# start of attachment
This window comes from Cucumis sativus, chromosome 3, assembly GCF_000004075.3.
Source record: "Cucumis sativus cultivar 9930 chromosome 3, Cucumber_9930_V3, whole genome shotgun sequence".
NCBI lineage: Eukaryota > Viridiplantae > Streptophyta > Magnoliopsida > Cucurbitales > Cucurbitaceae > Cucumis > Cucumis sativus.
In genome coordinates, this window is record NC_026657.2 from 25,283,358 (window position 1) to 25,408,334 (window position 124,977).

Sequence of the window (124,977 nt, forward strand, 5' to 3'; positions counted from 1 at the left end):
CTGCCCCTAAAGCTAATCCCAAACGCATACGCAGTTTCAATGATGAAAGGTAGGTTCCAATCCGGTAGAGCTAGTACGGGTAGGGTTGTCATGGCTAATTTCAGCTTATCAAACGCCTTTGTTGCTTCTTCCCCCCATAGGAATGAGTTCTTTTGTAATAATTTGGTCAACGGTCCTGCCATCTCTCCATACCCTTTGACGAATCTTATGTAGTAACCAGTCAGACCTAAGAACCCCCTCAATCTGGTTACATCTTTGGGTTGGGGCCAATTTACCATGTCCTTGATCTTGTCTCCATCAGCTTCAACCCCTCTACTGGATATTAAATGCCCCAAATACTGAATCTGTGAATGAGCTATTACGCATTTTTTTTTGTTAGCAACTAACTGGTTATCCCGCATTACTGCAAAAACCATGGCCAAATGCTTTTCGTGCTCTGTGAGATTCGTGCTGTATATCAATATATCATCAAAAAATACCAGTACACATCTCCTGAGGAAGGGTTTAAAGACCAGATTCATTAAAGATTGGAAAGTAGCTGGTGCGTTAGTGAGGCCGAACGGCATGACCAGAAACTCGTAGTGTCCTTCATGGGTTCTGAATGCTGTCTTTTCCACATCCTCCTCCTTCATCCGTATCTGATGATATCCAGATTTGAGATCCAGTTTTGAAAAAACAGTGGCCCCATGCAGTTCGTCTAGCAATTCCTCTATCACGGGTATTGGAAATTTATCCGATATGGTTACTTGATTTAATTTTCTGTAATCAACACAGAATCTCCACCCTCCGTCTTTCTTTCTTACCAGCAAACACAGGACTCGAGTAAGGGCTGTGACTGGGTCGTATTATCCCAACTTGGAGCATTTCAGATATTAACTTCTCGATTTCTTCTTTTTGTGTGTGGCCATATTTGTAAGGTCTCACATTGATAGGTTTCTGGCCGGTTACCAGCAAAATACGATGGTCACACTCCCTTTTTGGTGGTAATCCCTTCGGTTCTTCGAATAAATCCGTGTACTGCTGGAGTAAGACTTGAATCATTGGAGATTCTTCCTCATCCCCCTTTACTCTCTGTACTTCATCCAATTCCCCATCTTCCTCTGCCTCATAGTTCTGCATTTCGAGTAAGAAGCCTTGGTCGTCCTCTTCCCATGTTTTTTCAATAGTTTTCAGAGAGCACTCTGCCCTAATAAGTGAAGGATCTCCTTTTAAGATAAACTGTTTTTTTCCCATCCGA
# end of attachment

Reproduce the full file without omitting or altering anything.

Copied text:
This window comes from Cucumis sativus, chromosome 3, assembly GCF_000004075.3.
Source record: "Cucumis sativus cultivar 9930 chromosome 3, Cucumber_9930_V3, whole genome shotgun sequence".
NCBI lineage: Eukaryota > Viridiplantae > Streptophyta > Magnoliopsida > Cucurbitales > Cucurbitaceae > Cucumis > Cucumis sativus.
In genome coordinates, this window is record NC_026657.2 from 25,283,358 (window position 1) to 25,408,334 (window position 124,977).

Sequence of the window (124,977 nt, forward strand, 5' to 3'; positions counted from 1 at the left end):
CTGCCCCTAAAGCTAATCCCAAACGCATACGCAGTTTCAATGATGAAAGGTAGGTTCCAATCCGGTAGAGCTAGTACGGGTAGGGTTGTCATGGCTAATTTCAGCTTATCAAACGCCTTTGTTGCTTCTTCCCCCCATAGGAATGAGTTCTTTTGTAATAATTTGGTCAACGGTCCTGCCATCTCTCCATACCCTTTGACGAATCTTATGTAGTAACCAGTCAGACCTAAGAACCCCCTCAATCTGGTTACATCTTTGGGTTGGGGCCAATTTACCATGTCCTTGATCTTGTCTCCATCAGCTTCAACCCCTCTACTGGATATTAAATGCCCCAAATACTGAATCTGTGAATGAGCTATTACGCATTTTTTTTTGTTAGCAACTAACTGGTTATCCCGCATTACTGCAAAAACCATGGCCAAATGCTTTTCGTGCTCTGTGAGATTCGTGCTGTATATCAATATATCATCAAAAAATACCAGTACACATCTCCTGAGGAAGGGTTTAAAGACCAGATTCATTAAAGATTGGAAAGTAGCTGGTGCGTTAGTGAGGCCGAACGGCATGACCAGAAACTCGTAGTGTCCTTCATGGGTTCTGAATGCTGTCTTTTCCACATCCTCCTCCTTCATCCGTATCTGATGATATCCAGATTTGAGATCCAGTTTTGAAAAAACAGTGGCCCCATGCAGTTCGTCTAGCAATTCCTCTATCACGGGTATTGGAAATTTATCCGATATGGTTACTTGATTTAATTTTCTGTAATCAACACAGAATCTCCACCCTCCGTCTTTCTTTCTTACCAGCAAACACAGGACTCGAGTAAGGGCTGTGACTGGGTCGTATTATCCCAACTTGGAGCATTTCAGATATTAACTTCTCGATTTCTTCTTTTTGTGTGTGGCCATATTTGTAAGGTCTCACATTGATAGGTTTCTGGCCGGTTACCAGCAAAATACGATGGTCACACTCCCTTTTTGGTGGTAATCCCTTCGGTTCTTCGAATAAATCCGTGTACTGCTGGAGTAAGACTTGAATCATTGGAGATTCTTCCTCATCCCCCTTTACTCTCTGTACTTCATCCAATTCCCCATCTTCCTCTGCCTCATAGTTCTGCATTTCGAGTAAGAAGCCTTGGTCGTCCTCTTCCCATGTTTTTTCAATAGTTTTCAGAGAGCACTCTGCCCTAATAAGTGAAGGATCTCCTTTTAAGATAAACTGTTTTTTTCCCATCCGA